The changes in cataphoretic time and velocity of streptococci noted on isolation from persons at different times during attacks of respiratory infection appear to be not haphazard but determinative, for they often can be correlated with clinical manifestations.5 This was strikingly true in one case of the following study of two cases of the common cold occurring in a family. The cataphoretic time and velocity of the streptococci isolated from the nasopharynx in these two cases as the patients were recovering and from the raw milk and cream supply are summarized in chart 2. There was a marked, characteristic preponderance of streptococci having rhinopharyngotropic velocity both before and after animal passage in each of the cultures, except the one after animal passage in one of the cases (chart 2, B). The person whose streptococci retained rhinopharyngotropic time and velocity through animal passage made an uneventful recovery. Owing to the marked shift into neurotropic cataphoretic time and velocity (4 seconds; 1.67 microns per second, volt per centimeter) on animal passage in the case represented by B in chart 2, inquiry was made, and it was found that instead of the patient’s recovering in the usual manner, there developed, the day after the first swabbing, not an exacerbation of the former symptoms but severe headache, nausea and vomiting, diarrhea associated with fever and marked exhaustion. The second swabbing was made four days after the first, as the patient was recovering from this attack. Streptococci were isolated which had chiefly neurotropic time and velocity, exactly like those of strains injected into the animals, a property so firmly fixed as to be retained through animal passage (chart 3, B). This question was studied further, and it was found that an identical shift in cataphoretic time and velocity occurred in the streptococci grown in dextrose-brain broth obtained at the first swabbing, which were preserved in the refrigerator in gelatin-Locke’s solution, and in those isolated from the patient’s throat and from the inoculated animal. The neurotropic type of velocity was retained through animal passage (chart 3, C), through three rapidly repeated subcultures in dextrose-brain broth (chart 3, E), through one blood-agar plating and two rapidly repeated subcultures in dextrose-brain broth and again through animal passage (chart 3, F). This shift from predominating pharyngotropic to neurotropic velocity did not occur in the subculture of the primary culture of the first swabbing in dextrose-brain broth which had been kept at room temperature (chart 3, D). The cataphoretic velocity of the streptococci of the third swabbing, made eleven days after the first and six days after the second, before and after animal passage (chart 3, G) was again chiefly pharyngotropic, like that of the streptococci from the first swabbing, whereas the velocity of the organisms from the fourth swabbing, made fourteen days after the first, before and after animal passage (chart 3, H), approximated that of streptococci from the nasopharynges of well persons in nonepidemic times.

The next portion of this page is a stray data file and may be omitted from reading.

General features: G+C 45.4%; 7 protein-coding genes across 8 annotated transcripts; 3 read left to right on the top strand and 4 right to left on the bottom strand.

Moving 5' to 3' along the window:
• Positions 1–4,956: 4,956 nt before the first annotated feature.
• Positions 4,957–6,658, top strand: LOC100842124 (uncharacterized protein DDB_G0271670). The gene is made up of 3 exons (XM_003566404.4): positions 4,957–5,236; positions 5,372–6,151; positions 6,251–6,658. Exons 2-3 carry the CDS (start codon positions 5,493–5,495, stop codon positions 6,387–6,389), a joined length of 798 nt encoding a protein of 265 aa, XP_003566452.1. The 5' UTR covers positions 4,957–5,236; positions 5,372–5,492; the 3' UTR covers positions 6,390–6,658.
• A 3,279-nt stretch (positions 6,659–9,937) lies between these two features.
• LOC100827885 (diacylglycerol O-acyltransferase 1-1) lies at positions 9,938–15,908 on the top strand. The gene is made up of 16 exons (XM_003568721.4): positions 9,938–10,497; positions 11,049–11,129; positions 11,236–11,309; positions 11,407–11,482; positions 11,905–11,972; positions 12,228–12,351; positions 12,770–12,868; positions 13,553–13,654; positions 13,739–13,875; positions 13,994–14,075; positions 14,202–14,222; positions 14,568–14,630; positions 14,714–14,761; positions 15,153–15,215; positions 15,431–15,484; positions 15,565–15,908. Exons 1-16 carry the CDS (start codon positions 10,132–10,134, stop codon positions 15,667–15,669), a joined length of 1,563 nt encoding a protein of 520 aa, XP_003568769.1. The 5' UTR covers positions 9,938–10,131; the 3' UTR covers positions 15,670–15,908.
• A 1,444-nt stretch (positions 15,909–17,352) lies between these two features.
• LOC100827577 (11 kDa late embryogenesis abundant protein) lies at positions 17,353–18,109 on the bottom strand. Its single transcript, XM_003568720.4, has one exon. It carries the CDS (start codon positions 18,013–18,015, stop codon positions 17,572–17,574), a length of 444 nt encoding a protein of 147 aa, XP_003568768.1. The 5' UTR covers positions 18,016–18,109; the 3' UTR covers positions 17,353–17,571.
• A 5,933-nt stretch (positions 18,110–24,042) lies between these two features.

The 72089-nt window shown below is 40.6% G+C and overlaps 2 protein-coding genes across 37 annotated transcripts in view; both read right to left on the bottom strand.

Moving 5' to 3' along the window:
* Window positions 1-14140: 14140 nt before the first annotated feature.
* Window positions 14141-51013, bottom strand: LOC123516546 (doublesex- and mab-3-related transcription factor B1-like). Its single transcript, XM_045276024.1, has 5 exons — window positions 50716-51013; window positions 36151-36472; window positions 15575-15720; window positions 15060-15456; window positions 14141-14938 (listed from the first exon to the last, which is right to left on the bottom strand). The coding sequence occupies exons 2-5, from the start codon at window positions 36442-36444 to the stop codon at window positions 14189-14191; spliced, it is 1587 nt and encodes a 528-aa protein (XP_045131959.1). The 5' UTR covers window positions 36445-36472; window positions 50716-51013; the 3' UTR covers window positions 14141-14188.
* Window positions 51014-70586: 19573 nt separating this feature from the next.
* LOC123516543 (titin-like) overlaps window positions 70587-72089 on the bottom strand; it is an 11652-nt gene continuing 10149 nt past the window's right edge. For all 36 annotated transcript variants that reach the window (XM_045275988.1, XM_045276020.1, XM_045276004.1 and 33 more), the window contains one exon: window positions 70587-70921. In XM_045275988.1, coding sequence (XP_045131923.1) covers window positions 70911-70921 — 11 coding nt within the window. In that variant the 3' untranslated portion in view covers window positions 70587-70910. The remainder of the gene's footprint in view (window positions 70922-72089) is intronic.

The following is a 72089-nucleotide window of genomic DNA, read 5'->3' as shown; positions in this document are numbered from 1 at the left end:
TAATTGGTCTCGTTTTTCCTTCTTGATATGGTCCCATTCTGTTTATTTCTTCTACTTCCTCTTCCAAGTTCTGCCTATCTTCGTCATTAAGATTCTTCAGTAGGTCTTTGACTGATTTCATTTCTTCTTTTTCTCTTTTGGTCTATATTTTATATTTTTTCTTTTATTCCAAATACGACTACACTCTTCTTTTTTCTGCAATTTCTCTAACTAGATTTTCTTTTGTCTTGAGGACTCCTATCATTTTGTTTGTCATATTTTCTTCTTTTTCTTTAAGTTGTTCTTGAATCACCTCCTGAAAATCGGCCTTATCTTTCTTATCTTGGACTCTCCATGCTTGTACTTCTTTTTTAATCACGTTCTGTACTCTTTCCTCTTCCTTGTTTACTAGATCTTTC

Chart 2.—Cataphoretic time and velocity of streptococci from the nasopharynges of two persons (of one family) who had sore throat, head cold and bronchitis and from the raw milk and cream supply.
Chart 3.—Cataphoretic time and velocity of streptococci isolated in dextrose-brain broth from the nasopharynx of a patient with sore throat and a head cold and from the blood, lungs, pleural fluid and brains of animals that succumbed to injections of the streptococci.
In order to understand better the significance of the changes in the streptococci that were noted in the case under consideration, I determined the average distribution of cataphoretic time and velocity of all cultures injected into animals, of all cultures isolated from the animals that succumbed and of all cultures isolated from the brain, from the pleural fluid and lungs and from the blood. The average distribution curves of cataphoretic time and velocity of the streptococci injected and of those isolated from all sources in animals that succumbed to injection were almost identical, being chiefly pharyngotropic and neurotropic. In sharp contrast, a high incidence of streptococci having almost pure neurotropic cataphoretic time and velocity was found in the strains isolated from the brain, and a high incidence of organisms having pharyngotropic or pneumonotropic cataphoretic time and velocity was found in the strains isolated from the lungs and pleural fluid of animals that succumbed. The distribution of cataphoretic time and velocity, as determined directly in distilled water, of the streptococci from nasopharyngeal swabbings during and following the attack and from pleural exudates of the animals that succumbed corresponded closely with that of the streptococci from the respective primary cultures in dextrose-brain broth.